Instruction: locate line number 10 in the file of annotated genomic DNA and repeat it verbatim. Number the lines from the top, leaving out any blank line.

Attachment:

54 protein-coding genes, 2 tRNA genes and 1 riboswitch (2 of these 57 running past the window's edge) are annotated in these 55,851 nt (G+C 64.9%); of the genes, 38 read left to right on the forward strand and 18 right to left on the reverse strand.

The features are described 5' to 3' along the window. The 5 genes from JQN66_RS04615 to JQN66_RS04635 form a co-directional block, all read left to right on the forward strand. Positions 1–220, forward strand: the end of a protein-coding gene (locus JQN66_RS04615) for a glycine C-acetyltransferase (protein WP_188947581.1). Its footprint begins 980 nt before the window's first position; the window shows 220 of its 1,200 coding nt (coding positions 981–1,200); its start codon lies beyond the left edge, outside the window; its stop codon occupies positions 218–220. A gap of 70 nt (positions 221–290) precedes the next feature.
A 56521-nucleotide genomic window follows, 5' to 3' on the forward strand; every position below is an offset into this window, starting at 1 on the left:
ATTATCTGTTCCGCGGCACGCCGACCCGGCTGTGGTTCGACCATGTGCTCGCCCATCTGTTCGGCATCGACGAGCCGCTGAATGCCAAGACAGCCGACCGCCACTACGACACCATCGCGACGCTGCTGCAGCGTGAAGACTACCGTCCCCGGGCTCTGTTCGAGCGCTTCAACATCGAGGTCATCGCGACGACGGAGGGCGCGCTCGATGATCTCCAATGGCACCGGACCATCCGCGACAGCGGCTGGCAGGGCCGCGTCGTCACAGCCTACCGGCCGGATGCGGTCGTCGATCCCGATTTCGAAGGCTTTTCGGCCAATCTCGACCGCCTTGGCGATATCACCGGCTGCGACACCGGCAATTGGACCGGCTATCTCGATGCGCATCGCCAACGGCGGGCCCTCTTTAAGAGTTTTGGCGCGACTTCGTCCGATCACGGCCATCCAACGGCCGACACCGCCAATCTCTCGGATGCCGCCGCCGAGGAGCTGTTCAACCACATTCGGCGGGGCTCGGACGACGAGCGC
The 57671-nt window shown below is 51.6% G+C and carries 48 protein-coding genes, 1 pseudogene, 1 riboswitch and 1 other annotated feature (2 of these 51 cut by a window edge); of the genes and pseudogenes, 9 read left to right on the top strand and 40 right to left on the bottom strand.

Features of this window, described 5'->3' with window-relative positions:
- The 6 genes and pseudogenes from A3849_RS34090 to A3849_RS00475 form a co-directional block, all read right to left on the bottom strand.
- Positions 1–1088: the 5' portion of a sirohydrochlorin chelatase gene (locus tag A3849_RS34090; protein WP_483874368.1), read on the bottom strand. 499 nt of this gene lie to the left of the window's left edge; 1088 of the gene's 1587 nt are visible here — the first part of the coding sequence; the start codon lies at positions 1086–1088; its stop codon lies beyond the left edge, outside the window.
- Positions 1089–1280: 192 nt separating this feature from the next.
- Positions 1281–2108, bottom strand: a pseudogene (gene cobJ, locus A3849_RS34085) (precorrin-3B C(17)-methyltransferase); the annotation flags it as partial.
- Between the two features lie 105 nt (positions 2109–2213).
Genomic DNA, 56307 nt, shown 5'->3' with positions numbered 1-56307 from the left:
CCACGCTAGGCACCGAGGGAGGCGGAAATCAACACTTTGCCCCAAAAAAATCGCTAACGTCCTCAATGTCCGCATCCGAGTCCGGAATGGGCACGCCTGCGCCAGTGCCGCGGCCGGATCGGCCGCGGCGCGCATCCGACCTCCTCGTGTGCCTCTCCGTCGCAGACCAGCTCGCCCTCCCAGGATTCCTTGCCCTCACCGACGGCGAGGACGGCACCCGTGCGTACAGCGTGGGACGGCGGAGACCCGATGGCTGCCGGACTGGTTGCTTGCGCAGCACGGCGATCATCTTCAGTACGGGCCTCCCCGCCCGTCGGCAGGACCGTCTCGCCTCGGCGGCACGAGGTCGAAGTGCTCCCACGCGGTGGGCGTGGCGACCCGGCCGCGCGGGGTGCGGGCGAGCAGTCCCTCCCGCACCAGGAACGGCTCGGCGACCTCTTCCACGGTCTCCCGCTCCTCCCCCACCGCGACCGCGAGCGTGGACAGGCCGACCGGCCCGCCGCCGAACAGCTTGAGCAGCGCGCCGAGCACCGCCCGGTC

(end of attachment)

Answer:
- Positions 1281–2108, bottom strand: a pseudogene (gene cobJ, locus A3849_RS34085) (precorrin-3B C(17)-methyltransferase); the annotation flags it as partial.